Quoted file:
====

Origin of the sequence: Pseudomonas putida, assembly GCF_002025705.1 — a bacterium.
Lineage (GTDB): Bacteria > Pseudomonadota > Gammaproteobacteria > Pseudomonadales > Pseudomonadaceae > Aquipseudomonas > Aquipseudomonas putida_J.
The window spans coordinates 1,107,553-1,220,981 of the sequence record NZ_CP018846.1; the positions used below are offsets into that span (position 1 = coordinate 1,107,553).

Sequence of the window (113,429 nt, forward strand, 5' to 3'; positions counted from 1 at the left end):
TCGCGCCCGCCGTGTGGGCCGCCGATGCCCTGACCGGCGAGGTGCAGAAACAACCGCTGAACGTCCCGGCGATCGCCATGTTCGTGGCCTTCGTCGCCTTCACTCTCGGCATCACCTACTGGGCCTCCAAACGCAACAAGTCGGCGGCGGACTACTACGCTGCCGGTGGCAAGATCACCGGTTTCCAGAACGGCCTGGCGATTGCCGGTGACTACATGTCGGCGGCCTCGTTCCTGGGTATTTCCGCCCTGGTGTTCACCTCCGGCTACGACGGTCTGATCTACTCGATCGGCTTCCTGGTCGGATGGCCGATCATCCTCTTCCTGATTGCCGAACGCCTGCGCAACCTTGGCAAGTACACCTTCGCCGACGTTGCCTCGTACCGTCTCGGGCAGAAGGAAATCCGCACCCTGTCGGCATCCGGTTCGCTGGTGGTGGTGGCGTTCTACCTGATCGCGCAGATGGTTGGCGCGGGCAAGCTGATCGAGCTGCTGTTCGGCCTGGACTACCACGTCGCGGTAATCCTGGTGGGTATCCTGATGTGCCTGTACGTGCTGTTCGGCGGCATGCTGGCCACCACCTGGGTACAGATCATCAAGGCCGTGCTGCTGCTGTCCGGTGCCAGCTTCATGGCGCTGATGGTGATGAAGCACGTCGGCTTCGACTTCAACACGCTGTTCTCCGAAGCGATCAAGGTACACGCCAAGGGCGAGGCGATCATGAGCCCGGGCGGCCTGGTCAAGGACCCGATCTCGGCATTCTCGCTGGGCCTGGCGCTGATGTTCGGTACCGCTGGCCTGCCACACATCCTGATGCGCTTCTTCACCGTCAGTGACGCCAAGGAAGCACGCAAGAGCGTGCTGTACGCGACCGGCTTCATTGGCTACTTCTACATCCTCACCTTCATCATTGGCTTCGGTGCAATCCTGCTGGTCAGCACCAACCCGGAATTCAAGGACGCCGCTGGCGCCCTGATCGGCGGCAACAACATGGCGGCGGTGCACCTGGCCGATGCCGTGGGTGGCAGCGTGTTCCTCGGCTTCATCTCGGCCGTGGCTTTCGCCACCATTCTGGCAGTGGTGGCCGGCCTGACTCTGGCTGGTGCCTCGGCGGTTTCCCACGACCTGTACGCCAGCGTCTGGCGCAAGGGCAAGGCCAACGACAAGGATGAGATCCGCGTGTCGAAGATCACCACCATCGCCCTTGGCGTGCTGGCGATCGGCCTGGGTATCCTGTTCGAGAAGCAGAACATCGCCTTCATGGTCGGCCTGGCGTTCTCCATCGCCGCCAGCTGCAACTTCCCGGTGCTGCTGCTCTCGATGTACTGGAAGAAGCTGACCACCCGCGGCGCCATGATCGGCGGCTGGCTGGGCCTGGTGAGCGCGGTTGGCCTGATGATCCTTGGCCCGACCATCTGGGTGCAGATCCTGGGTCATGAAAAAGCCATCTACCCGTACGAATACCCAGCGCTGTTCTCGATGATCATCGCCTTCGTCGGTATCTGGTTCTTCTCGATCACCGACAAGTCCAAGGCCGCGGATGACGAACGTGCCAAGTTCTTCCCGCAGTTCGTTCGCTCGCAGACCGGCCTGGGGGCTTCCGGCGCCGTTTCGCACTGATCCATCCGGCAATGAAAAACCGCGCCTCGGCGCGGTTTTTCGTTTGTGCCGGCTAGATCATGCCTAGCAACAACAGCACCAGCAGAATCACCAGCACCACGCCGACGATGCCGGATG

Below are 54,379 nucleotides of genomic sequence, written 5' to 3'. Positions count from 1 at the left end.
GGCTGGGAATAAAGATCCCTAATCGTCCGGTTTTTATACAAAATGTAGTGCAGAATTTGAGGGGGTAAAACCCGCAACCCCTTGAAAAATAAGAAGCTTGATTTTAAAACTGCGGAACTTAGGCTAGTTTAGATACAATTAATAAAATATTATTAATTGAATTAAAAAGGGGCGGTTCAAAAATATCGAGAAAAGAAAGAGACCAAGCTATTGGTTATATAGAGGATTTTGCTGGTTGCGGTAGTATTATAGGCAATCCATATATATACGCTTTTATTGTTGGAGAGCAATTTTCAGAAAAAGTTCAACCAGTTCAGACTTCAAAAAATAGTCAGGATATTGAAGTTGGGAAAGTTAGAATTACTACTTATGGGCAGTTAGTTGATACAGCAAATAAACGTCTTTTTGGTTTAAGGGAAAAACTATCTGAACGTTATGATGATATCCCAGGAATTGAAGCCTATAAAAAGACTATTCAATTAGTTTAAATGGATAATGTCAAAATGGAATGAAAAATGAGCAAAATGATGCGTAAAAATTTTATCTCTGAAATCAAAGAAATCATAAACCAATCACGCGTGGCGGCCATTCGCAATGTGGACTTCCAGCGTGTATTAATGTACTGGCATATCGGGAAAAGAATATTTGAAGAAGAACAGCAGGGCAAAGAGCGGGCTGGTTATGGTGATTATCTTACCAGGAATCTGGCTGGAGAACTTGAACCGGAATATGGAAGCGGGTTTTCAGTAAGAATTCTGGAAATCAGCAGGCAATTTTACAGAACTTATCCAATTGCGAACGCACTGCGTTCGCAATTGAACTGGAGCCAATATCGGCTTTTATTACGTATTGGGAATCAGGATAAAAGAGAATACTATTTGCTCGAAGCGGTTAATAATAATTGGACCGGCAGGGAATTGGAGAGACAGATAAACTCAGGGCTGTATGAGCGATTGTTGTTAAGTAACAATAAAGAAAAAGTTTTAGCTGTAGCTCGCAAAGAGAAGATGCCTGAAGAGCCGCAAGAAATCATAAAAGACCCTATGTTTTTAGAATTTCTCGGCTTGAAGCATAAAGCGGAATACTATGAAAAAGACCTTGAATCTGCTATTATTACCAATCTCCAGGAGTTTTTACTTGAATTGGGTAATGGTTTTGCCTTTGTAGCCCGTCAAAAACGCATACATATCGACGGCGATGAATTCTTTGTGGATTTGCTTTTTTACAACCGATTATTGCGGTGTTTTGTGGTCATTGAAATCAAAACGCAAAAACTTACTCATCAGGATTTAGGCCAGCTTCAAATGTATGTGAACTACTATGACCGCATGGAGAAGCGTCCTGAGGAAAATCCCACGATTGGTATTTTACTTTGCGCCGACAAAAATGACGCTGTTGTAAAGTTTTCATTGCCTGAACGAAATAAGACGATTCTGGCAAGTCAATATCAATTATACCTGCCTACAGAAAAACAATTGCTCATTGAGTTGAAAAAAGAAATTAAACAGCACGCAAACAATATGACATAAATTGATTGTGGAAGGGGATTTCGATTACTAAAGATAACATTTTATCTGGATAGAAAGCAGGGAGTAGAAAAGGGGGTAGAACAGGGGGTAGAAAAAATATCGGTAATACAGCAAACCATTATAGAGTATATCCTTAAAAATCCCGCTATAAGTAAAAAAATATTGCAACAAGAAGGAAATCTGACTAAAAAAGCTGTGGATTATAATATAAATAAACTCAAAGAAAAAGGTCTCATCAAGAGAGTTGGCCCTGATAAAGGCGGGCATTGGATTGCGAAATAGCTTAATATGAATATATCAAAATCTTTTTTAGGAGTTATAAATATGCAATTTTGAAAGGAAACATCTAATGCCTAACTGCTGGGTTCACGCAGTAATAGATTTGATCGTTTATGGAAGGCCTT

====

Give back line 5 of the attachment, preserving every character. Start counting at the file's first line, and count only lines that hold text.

TCGCGCCCGCCGTGTGGGCCGCCGATGCCCTGACCGGCGAGGTGCAGAAACAACCGCTGAACGTCCCGGCGATCGCCATGTTCGTGGCCTTCGTCGCCTTCACTCTCGGCATCACCTACTGGGCCTCCAAACGCAACAAGTCGGCGGCGGACTACTACGCTGCCGGTGGCAAGATCACCGGTTTCCAGAACGGCCTGGCGATTGCCGGTGACTACATGTCGGCGGCCTCGTTCCTGGGTATTTCCGCCCTGGTGTTCACCTCCGGCTACGACGGTCTGATCTACTCGATCGGCTTCCTGGTCGGATGGCCGATCATCCTCTTCCTGATTGCCGAACGCCTGCGCAACCTTGGCAAGTACACCTTCGCCGACGTTGCCTCGTACCGTCTCGGGCAGAAGGAAATCCGCACCCTGTCGGCATCCGGTTCGCTGGTGGTGGTGGCGTTCTACCTGATCGCGCAGATGGTTGGCGCGGGCAAGCTGATCGAGCTGCTGTTCGGCCTGGACTACCACGTCGCGGTAATCCTGGTGGGTATCCTGATGTGCCTGTACGTGCTGTTCGGCGGCATGCTGGCCACCACCTGGGTACAGATCATCAAGGCCGTGCTGCTGCTGTCCGGTGCCAGCTTCATGGCGCTGATGGTGATGAAGCACGTCGGCTTCGACTTCAACACGCTGTTCTCCGAAGCGATCAAGGTACACGCCAAGGGCGAGGCGATCATGAGCCCGGGCGGCCTGGTCAAGGACCCGATCTCGGCATTCTCGCTGGGCCTGGCGCTGATGTTCGGTACCGCTGGCCTGCCACACATCCTGATGCGCTTCTTCACCGTCAGTGACGCCAAGGAAGCACGCAAGAGCGTGCTGTACGCGACCGGCTTCATTGGCTACTTCTACATCCTCACCTTCATCATTGGCTTCGGTGCAATCCTGCTGGTCAGCACCAACCCGGAATTCAAGGACGCCGCTGGCGCCCTGATCGGCGGCAACAACATGGCGGCGGTGCACCTGGCCGATGCCGTGGGTGGCAGCGTGTTCCTCGGCTTCATCTCGGCCGTGGCTTTCGCCACCATTCTGGCAGTGGTGGCCGGCCTGACTCTGGCTGGTGCCTCGGCGGTTTCCCACGACCTGTACGCCAGCGTCTGGCGCAAGGGCAAGGCCAACGACAAGGATGAGATCCGCGTGTCGAAGATCACCACCATCGCCCTTGGCGTGCTGGCGATCGGCCTGGGTATCCTGTTCGAGAAGCAGAACATCGCCTTCATGGTCGGCCTGGCGTTCTCCATCGCCGCCAGCTGCAACTTCCCGGTGCTGCTGCTCTCGATGTACTGGAAGAAGCTGACCACCCGCGGCGCCATGATCGGCGGCTGGCTGGGCCTGGTGAGCGCGGTTGGCCTGATGATCCTTGGCCCGACCATCTGGGTGCAGATCCTGGGTCATGAAAAAGCCATCTACCCGTACGAATACCCAGCGCTGTTCTCGATGATCATCGCCTTCGTCGGTATCTGGTTCTTCTCGATCACCGACAAGTCCAAGGCCGCGGATGACGAACGTGCCAAGTTCTTCCCGCAGTTCGTTCGCTCGCAGACCGGCCTGGGGGCTTCCGGCGCCGTTTCGCACTGATCCATCCGGCAATGAAAAACCGCGCCTCGGCGCGGTTTTTCGTTTGTGCCGGCTAGATCATGCCTAGCAACAACAGCACCAGCAGAATCACCAGCACCACGCCGACGATGCCGGATG